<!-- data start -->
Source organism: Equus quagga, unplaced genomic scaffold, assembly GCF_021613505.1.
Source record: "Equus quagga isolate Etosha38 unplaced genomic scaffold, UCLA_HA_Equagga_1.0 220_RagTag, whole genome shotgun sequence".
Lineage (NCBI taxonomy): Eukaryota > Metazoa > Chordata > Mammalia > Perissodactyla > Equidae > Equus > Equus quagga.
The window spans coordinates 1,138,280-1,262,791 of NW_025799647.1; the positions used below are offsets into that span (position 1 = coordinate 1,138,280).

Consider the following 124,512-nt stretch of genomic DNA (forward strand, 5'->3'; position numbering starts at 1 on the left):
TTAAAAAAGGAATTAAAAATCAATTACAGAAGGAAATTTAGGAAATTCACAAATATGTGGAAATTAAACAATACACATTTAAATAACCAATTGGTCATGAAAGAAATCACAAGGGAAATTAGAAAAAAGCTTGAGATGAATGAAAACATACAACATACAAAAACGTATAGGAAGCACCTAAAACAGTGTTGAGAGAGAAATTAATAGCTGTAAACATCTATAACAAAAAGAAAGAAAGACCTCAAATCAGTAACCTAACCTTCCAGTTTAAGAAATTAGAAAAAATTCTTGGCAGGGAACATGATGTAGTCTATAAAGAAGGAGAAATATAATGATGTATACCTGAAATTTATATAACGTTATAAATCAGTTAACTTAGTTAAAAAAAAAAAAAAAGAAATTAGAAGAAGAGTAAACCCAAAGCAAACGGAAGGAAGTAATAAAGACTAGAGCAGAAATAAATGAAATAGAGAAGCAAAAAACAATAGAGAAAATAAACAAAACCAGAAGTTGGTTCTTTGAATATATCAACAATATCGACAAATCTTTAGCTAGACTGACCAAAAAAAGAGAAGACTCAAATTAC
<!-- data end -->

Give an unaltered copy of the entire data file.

Source organism: Equus quagga, unplaced genomic scaffold, assembly GCF_021613505.1.
Source record: "Equus quagga isolate Etosha38 unplaced genomic scaffold, UCLA_HA_Equagga_1.0 220_RagTag, whole genome shotgun sequence".
Lineage (NCBI taxonomy): Eukaryota > Metazoa > Chordata > Mammalia > Perissodactyla > Equidae > Equus > Equus quagga.
The window spans coordinates 1,138,280-1,262,791 of NW_025799647.1; the positions used below are offsets into that span (position 1 = coordinate 1,138,280).

Consider the following 124,512-nt stretch of genomic DNA (forward strand, 5'->3'; position numbering starts at 1 on the left):
TTAAAAAAGGAATTAAAAATCAATTACAGAAGGAAATTTAGGAAATTCACAAATATGTGGAAATTAAACAATACACATTTAAATAACCAATTGGTCATGAAAGAAATCACAAGGGAAATTAGAAAAAAGCTTGAGATGAATGAAAACATACAACATACAAAAACGTATAGGAAGCACCTAAAACAGTGTTGAGAGAGAAATTAATAGCTGTAAACATCTATAACAAAAAGAAAGAAAGACCTCAAATCAGTAACCTAACCTTCCAGTTTAAGAAATTAGAAAAAATTCTTGGCAGGGAACATGATGTAGTCTATAAAGAAGGAGAAATATAATGATGTATACCTGAAATTTATATAACGTTATAAATCAGTTAACTTAGTTAAAAAAAAAAAAAAAGAAATTAGAAGAAGAGTAAACCCAAAGCAAACGGAAGGAAGTAATAAAGACTAGAGCAGAAATAAATGAAATAGAGAAGCAAAAAACAATAGAGAAAATAAACAAAACCAGAAGTTGGTTCTTTGAATATATCAACAATATCGACAAATCTTTAGCTAGACTGACCAAAAAAAGAGAAGACTCAAATTAC